The bass of the MX-Rs doesn't have the extreme weight and slam of some solid-state bruisers, trading ostentation for a more natural rendering of the lowest frequencies. Jenny Lewis's Acid Tongue has some growling low frequencies that the MX-Rs portrayed with their unique energy intact, if not with the heft and crushing power that an amp like the Luxman B-1000f can muster. Yet, I'm not sure the MX-Rs would be improved if their bass were equal to that of the Luxman amps. Putting aside the issue of integration with the rest of the sonic spectrum, there is the matter of the amps' overall voicing and what added prominence in the low frequencies would do to that. Voicing is a matter of quality -- the combination of individual traits that make up a sonic personality -- and I would worry how bass in seemingly greater quantity would affect the delicate balance the MX-Rs have. I suppose this is a roundabout way of saying I'd change nothing about these amps.
MX-R vs. M1.2
utting aside the difference in physical footprint between the Ayre MX-Rs and my Lamm M1.2 Reference monoblocks ($22,290/pair) -- the pair of MX-Rs could probably fit within the chassis of a single M1.2 -- the amps' circuits share little in common. The M1.2s are hybrids, mating a tubed input stage that features a single 6922 to a solid-state output stage. The M1.2s are said to deliver all of their power in class A; a switch on the back panel adjusts the supply voltage and idle current of the output stage, ensuring that the M1.2 Reference is able to provide its full output of 110 watts into any speaker load. Due to this, power consumption is high: over 300 watts for each amp. In contrast, the Ayre MX-Rs output nearly three times the power while consuming less than one-third the AC.
"In contrast" is also the phrase that comes immediately to mind when considering the sound of the Lamm and Ayre amps. The sound of the M1.2s is more about tonal saturation and image solidity than the Ayre amps, delivering a denser and duskier view of the music. I've never thought that the Lamm amps sounded intrinsically dark; in fact, I think their tonal balance is just right, imparting a natural weight to music that competing products, including many that are thought to be exceedingly neutral, don't equal. There is no question that the MX-Rs sound lighter and less corporeal than the Lamm amps, but their ability to convey tonal shading, along with that touch of sweetness in the treble, ensure that they never become bleached or lean. Both amps sound natural -- supple, lithe and graceful both tonally and harmonically -- but they arrive there through different means.
There is no question that the Ayre amps portray the space in which a recording was made with greater insight -- width, depth and even height -- than the Lamm amps, which subordinate space to imaging presence. Keith Richards' Main Offender CD [Virgin V2-86499], which I've mentioned in many of my reviews, makes this distinction obvious. The Lamm amps emphasized the quick impact of the drum strikes and throbs of the kick drum on "Words of Wonder," while the Ayre amps, ceding nothing in terms of speed or impact, gave a much more realized view of the space around and between the musicians. This also translated into greater understanding of image placement and its relationship to the truly panoramic spread of the soundscape.
In important ways, this music, which sounds best played loud, demands the dense energy of the Lamm amps, and yet the Ayre MX-Rs never disappointed. The choice between the two really comes down to what you're after: a more compelling portrayal of the music in your room, or greater insight into each recording. Even so, neither amp emphasizes its strengths to point of creating equal and opposite weaknesses. The M1.2s do reveal the qualities of the recording venue, and the MX-Rs do deliver the solidity that's one of the Main Offender's charms.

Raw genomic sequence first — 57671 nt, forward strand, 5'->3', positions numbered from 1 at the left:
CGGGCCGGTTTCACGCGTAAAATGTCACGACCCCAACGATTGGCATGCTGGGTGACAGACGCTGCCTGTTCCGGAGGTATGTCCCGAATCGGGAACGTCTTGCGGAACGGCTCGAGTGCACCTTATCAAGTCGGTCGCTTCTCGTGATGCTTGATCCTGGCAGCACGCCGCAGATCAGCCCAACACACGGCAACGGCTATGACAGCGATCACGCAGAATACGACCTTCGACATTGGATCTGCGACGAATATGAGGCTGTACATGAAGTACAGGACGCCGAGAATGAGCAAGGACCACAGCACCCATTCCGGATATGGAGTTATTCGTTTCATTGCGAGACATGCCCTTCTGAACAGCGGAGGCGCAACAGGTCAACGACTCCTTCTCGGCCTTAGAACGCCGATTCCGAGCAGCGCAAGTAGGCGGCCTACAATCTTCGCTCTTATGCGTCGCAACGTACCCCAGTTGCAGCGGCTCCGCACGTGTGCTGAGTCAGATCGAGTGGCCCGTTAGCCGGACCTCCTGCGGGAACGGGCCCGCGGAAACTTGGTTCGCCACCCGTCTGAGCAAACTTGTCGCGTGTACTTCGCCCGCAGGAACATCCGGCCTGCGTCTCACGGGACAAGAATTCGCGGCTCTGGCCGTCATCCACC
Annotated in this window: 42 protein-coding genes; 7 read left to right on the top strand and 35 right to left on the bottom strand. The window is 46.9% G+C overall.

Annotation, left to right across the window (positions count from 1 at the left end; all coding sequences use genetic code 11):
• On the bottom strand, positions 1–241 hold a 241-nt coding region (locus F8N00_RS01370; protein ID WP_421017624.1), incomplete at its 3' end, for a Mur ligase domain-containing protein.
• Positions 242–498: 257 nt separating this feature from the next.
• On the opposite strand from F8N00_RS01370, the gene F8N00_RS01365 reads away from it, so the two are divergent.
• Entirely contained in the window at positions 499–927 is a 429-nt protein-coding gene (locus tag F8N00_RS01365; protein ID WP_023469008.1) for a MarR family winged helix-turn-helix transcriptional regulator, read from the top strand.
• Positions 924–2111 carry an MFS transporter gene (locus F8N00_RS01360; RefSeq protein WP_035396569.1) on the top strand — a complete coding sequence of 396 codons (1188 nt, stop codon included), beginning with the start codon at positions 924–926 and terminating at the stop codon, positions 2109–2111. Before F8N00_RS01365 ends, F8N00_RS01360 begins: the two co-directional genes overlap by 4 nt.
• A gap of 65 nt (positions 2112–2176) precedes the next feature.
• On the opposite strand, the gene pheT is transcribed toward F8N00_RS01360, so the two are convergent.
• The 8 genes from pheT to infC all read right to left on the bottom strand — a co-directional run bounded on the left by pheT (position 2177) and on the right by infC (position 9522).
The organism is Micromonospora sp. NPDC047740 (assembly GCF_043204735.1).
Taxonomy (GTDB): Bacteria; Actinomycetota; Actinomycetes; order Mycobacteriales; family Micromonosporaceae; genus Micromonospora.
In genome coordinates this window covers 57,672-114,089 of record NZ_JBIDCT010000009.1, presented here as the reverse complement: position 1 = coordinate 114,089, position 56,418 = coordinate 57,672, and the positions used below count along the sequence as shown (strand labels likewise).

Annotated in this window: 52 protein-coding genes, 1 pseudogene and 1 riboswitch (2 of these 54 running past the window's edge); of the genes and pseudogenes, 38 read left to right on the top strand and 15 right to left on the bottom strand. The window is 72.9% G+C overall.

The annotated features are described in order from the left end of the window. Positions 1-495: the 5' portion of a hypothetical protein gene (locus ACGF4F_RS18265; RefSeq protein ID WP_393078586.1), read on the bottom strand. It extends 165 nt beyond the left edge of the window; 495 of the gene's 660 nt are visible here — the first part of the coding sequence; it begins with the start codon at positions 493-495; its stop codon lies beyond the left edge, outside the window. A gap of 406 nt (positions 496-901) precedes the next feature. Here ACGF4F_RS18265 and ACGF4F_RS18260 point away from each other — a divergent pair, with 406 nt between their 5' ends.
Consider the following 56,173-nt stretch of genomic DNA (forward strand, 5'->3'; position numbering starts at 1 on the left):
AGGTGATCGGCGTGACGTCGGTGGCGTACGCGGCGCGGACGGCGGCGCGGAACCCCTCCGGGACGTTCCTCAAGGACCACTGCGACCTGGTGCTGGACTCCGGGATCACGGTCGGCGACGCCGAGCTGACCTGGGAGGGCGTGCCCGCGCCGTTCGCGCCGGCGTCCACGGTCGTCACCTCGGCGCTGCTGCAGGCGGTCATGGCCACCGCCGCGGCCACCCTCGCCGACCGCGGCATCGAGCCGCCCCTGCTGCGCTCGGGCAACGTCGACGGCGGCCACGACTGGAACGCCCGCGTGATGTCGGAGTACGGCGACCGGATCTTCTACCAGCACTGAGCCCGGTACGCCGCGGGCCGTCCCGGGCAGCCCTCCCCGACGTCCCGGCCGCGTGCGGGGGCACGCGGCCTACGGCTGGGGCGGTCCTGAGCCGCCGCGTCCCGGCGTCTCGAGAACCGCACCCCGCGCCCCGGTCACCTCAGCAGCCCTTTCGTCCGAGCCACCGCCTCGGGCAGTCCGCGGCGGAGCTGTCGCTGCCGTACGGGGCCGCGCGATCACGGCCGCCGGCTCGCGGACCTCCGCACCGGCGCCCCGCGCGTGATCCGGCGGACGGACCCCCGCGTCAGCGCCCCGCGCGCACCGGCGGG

These are both stellar amps that offer divergent but valid views of the music. However, the MX-Rs' portrayal of space and their way with transients are truly special. I've owned the M1.2s for over four years, and I used various Lamm amps as references before them. I've felt at ease with all of them, as they have always sounded immediately right. If I owned M1.2s and MX-Rs, I'd surely use both. However, I wouldn't be surprised if the Ayre amps spent the bulk of the time in my system, and that's not something that would happen with many amps.
The accidental audio review
here's one bit of information about this review that I haven't yet mentioned: I didn't set out to write about the MX-Rs at all. I was supposed to receive Ayre's new DX-5 Blu-ray player for review, and the people at Ayre wanted me to hear it in the best possible context, so they shipped the MX-Rs and a KX-R to use with it. Well, the DX-5 was held up for months -- Ayre was selling more of them than they could make -- so I got to know the MX-Rs instead. And after a week of close listening, I knew I had to write about them -- even though they had been covered extensively already, even though my queue of review products was turning into a backlog.
So in the case of the Ayre MX-Rs, I didn't choose the subject -- it chose me. The MX-Rs' combination of unrivaled transient fidelity, acute rendering of space, extreme quietness, and treble sweetness made for sound that was truly compelling -- the kind that will urge you to rediscover your music collection. While the MX-Rs aren't physically massive, as some competing amps are, their jewel-like finish is more eye-catching than mere bulk, and their small size means they can be tucked out of sight if you're going for a minimalist aesthetic with your audio system. More than most audio components, the MX-Rs give the impression of heirloom quality. They convey uncompromising care and know-how in their design, their manufacture and especially their performance.